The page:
Watching these is almost as good as actually traveling to Italy and eavesdropping on conversations which is impolite, anyway. The real-world videos like movie clips, inspirational talks and, yes, cooking videos come with interactive subtitles that allow you to see the definition of any word as you go and even hear it in use in other situations. Of course, the very best way to understand Italian cooking is to take an Italian train up and down the boot, stopping at restaurants and kitchens every few kilometers to sample and observe cooking techniques. Then, correct matching is a matter of life or death.
Be careful, as pasta-matching laws do vary by region. Italian Wikipedia has the best overview and lots of photos. You might be tempted, when interpreting Italian recipes, to toss in a few more things, as the ingredient lists can seem austere to the untrained chef. Simplicity is the whole point.
Italian cuisine celebrates the expert combination of just a few very high-quality ingredients. For your own sake, move. Americans can switch such a scale to metric. Do note that some regions have different words for the same thing. One example is broccoli rabe: It can be called broccoletti in Rome, rapini in Tuscany and friarielli in Naples. Often, verbs in recipes are written in the plural command form , which ends in -ate, -ete, or -ite. Trasferite le in una seconda pentola. If you liked this post, something tells me that you'll love FluentU, the best way to learn Italian with real-world videos.
Experience Italian immersion online! Originating from Tuscany, they are designed to be dipped into coffee or a sweet wine called vin santo. See recipe for Cantucci. Either preserved in vinegar or salt they add a piquant, peppery flavor to Italian dishes. This cheese has a very pungent flavor which becomes much stronger as it ages. Fresh it is used in salads or as an appetizer. Can be orange, red, yellow, green or black. Also known as Bell Pepper. This vegetable which resembles celery is actually part of the artichoke family. They are eaten raw in salads, and fried, braised or baked as a side dish.
affettati cold cuts, sliced meats
Originating in Sicily where they grow wild, they are now cultivated across Italy. A specialty of Roman cooking, they are often braised or boiled before eating. Small, tender, young artichokes can be thinly sliced, dressed as a salad, and eaten raw.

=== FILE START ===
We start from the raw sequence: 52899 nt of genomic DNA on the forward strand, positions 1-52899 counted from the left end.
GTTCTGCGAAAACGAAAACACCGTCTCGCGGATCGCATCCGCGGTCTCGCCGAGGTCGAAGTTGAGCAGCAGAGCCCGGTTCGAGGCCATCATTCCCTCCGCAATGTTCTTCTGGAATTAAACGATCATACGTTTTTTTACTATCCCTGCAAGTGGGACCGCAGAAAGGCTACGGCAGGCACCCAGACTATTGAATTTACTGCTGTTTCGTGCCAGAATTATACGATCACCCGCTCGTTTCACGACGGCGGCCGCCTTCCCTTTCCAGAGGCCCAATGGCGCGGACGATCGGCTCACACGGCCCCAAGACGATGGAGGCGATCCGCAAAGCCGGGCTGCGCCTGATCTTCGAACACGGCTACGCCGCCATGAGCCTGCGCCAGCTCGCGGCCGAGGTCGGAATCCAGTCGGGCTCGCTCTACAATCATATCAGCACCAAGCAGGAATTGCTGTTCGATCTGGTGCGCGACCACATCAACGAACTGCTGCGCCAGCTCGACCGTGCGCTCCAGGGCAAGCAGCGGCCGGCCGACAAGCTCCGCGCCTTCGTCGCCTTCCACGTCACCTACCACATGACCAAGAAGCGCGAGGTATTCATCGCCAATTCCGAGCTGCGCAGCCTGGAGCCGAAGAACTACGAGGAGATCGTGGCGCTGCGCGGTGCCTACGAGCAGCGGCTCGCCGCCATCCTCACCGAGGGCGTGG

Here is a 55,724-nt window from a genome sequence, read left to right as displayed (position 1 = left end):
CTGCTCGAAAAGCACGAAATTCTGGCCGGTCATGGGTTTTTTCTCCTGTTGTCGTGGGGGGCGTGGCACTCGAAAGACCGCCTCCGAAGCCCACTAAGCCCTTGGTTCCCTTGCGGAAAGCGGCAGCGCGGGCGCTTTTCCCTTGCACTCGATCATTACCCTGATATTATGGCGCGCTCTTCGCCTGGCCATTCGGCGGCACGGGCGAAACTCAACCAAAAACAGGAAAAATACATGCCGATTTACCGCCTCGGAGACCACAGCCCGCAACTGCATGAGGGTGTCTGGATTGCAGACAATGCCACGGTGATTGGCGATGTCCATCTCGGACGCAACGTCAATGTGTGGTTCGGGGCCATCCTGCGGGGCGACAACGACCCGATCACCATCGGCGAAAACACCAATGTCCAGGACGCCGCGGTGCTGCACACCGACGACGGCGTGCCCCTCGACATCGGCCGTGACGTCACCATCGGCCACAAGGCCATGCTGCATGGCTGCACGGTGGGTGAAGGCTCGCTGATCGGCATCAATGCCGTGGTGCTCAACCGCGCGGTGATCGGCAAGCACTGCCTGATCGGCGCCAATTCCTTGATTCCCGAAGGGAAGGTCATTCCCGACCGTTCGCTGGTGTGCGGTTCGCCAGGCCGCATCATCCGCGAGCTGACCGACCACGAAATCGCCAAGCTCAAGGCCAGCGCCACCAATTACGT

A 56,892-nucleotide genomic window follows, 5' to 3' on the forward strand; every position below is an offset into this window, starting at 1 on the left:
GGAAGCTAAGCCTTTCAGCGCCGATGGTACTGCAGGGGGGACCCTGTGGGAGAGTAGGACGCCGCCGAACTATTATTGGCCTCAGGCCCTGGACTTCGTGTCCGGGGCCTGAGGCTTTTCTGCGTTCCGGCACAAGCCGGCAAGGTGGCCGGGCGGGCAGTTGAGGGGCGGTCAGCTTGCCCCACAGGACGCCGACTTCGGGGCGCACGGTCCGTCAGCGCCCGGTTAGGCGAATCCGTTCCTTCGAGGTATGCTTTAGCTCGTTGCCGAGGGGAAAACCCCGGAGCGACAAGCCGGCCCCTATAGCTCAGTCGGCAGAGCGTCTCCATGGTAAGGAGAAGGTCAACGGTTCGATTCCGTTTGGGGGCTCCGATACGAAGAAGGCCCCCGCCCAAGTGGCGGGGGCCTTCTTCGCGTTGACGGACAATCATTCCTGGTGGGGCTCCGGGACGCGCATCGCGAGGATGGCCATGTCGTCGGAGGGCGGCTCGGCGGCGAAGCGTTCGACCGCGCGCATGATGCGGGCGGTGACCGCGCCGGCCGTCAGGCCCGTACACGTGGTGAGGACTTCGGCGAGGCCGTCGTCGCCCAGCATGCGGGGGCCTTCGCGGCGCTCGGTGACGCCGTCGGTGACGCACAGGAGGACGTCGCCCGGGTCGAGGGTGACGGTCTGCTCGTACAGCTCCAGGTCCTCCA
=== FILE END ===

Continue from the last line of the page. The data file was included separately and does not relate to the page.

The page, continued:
See more about Artichokes. An important ingredient in Tuscan, Ligurian and Sardinian cuisine, both fresh, and dried and milled into flour. Chestnuts are poached in wine, roasted, or fried in butter as a garnish. In Piedmonte, they candy chestnuts to make marrons glace. An important ingredient in many hearty winter soups, there are a number of varieties found in Italy. Cavolo Nero is a very dark leafy cabbage found in Tuscany. Cooked in many ways including in tomato sauce. Also is used in a traditional pasta sauce. See recipe for Cauliflower. CECI — Also known as garbanzo beans, or chickpeas.
Shaped like small hazelnuts, they have a nutty flavor. This peppery wild leaf can now be found in a cultivated version which tends to have a little milder flavor. Young leaves are served in salads, while older, more bitter leaves should be braised. A green bitter vegetable unless harvested young. Looks like broccoli but has skinnier stalks.
The leaves, stems and florets are eaten. Really good sauteed with garlic and olive oil and served over pasta. Also known as Italian broccoli, rabe, rapini. See recipe for Cima di Rape. These are the ancestors of domestic pigs which used to roam wild in the forests of Tuscany and Sradinia. The meat is used in the same manner as pork. This vegetable plays an important part in Italian cuisine, and a number of varieties grow in Italy. The red variety are the most common variety used for general cooking. See more about Onions. Farmed and wild rabbits are often used in place of veal or chicken in Italian cuisine.